Thursday, January 13, 2005

These are the thoughts which come to mind tonight:
1. If you're in an upper level English composition class, you should be able to execute proper noun-verb agreement.2. If you know you have a problem with some aspect of grammar, such as affect/effect, attempt to commit the difference to memory. (Affect is a verb. Effect is a noun.)3. If you like to write, you should like to read. If you can't stand reading, then you're probably not working on improving your writing by reviewing your own work or the work of others.3.14.... Pi is a worthwhile number to include in a list of ideas. Although commonly used in mathematics, pi has its place in the writing world too.4. If you don't like a book, have a reason for not liking it. "I don't know," does not give any form of feedback on the quality of the work. "It didn't appeal to me," does help, but you could be more specific.5. If you want to be a writer, work on your writing.6. If you know someone who wants to be a writer, read their work and let them know what you think.7. All novels are not created equally. Not every book will be a gem.8. Alphabetizing books by author helps organize libraries and bookstores, but it sure would suck to have the last name of Zuzobitz. (I made that name up, but he/she could be an author.)9. You don't have to write about things that are familiar to you, but please research a topic before writing extensively about it.10. Spell check is not of the gods, and you should always proofread your writing and keep a dictionary within 10 feet of the computer.11. Microsoft Word's ability to fix common mistakes in typing sucks when you intentionally mess up.12. When Word fixes a word you spell incorrectly automatically, it is doing a disservice to the writer. How does one know he/she spelled a word wrong if the computer doesn't even underline it for a second?13. Learn the difference between your/you're, their/there/they're, and than/then. I grasped these concepts in third grade, and if you've made it to college without realizing the difference, maybe you should look into the possibility of a learning disability.14. Bad grammar and spelling is not excusable just because it's in a Xanga or on IM.15. Infrequent Blog or Xanga updating is not a deadly sin, but it is common courtesy to update when two or more weeks have elapsed since your last entry.16. Passive voice has its occasional merit of usage, but it is not acceptable as a regular grammar tool. If a teacher tells you it is okay to use passive voice, question his/her ability to teach in the English language.17. Math and science students are not excused from using proper English. Although knowledge of calculus or molecular biology is beyond me, every person should be able to communicate in his/her native tongue.18. America's status as a world power does not permit its citizens to discriminate against non-Americans.19. If you are from America and you visit a foreign country, do not expect everyone to speak American English. Do not disrespect people who do not speak English.20. One does not always read the same text with the same interpretation as the previous time. Some books offer new worth as a person evolves/devolves as a reader.21. It is okay to make a list that does not end in 0 or 5. Many lists are ruined because people attempt to meet this unwritten rule. I, however, will not end on a conventional number.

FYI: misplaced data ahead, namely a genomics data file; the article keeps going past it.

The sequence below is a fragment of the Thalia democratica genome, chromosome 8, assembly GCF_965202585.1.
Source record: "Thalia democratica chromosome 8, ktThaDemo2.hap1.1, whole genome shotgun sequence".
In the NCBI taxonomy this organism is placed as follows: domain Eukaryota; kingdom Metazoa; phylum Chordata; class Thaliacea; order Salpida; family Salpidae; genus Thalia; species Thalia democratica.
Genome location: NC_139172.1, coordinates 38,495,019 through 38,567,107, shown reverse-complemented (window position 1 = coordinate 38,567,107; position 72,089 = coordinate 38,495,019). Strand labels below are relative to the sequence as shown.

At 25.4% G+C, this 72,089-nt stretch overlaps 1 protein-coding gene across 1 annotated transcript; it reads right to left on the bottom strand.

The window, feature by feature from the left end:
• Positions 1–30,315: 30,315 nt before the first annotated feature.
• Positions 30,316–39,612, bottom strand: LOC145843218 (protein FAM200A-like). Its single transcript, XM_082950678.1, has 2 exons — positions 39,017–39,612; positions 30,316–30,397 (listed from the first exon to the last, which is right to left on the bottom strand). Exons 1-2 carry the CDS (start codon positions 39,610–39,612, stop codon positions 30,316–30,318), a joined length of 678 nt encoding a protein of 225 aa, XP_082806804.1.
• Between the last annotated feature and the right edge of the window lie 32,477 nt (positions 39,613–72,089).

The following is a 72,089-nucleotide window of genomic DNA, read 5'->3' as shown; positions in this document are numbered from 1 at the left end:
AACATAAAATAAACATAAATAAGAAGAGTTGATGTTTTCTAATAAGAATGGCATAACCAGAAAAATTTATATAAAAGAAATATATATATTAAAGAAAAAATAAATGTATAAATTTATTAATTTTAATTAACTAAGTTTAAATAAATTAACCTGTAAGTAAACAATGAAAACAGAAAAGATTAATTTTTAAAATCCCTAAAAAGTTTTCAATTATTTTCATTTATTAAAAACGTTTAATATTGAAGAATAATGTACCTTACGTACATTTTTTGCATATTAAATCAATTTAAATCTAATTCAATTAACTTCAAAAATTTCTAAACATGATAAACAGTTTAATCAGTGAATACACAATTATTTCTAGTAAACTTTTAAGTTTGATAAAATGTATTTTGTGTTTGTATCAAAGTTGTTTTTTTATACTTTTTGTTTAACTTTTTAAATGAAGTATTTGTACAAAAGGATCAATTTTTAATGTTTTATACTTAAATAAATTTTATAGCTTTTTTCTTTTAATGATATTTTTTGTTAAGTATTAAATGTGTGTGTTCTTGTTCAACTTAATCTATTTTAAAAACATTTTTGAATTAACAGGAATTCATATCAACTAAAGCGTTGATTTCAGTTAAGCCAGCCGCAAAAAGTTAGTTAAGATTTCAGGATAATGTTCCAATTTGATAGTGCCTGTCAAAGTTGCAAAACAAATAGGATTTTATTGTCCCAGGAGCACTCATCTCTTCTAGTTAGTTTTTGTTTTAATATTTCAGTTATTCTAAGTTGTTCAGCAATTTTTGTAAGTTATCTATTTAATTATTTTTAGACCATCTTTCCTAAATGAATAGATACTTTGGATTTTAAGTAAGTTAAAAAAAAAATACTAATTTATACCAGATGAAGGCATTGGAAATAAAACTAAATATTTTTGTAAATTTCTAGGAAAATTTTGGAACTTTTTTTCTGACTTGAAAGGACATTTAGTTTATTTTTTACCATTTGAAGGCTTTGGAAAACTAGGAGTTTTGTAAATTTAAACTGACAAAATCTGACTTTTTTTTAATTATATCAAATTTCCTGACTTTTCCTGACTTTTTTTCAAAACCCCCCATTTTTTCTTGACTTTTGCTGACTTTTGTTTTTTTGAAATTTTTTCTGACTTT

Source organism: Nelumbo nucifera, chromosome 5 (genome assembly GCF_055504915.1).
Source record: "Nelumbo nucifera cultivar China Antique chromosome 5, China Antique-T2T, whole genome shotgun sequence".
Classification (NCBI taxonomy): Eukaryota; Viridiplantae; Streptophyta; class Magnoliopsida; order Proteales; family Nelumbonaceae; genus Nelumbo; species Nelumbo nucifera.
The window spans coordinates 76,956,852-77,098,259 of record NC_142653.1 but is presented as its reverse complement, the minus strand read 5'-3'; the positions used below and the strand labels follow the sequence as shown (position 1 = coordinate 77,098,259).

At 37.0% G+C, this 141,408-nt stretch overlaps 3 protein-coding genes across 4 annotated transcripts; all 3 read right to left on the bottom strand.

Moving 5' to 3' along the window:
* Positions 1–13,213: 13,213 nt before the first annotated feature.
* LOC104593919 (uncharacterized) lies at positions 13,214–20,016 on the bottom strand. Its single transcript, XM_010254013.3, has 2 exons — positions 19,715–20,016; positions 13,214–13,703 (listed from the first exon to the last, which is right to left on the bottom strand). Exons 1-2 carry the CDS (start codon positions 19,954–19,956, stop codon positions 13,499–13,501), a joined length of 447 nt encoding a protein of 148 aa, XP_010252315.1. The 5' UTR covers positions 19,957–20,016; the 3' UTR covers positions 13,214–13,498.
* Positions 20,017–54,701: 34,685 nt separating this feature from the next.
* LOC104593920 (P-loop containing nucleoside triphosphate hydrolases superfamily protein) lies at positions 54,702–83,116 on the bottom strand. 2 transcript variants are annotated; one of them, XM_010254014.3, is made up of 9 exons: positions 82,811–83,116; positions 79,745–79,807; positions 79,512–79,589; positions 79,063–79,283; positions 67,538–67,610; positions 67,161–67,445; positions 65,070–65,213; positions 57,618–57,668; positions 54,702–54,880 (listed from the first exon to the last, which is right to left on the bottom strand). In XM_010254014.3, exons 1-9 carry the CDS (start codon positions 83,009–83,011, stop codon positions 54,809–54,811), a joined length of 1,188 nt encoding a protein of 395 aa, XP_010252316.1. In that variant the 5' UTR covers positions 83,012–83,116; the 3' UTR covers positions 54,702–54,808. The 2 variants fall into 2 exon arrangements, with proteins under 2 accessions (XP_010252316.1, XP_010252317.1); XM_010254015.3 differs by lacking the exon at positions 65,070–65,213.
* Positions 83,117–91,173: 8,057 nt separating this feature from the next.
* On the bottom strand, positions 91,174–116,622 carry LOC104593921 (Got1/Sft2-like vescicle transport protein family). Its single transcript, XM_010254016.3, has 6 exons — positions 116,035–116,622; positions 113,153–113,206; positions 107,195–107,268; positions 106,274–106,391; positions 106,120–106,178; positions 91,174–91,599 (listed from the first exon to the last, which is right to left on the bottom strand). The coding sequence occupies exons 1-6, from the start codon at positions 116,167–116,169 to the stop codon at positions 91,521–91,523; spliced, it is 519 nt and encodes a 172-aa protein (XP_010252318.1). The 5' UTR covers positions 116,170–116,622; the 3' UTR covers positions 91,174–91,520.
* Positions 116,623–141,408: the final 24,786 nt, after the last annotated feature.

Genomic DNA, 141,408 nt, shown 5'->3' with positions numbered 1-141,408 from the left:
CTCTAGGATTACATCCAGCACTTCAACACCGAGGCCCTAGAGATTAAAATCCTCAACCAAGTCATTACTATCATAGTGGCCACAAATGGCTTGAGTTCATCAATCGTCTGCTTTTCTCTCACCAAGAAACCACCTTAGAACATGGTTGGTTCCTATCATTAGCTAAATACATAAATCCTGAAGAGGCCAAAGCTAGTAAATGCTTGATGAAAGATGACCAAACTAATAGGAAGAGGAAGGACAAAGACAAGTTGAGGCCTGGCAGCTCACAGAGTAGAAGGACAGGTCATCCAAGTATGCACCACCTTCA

No comments: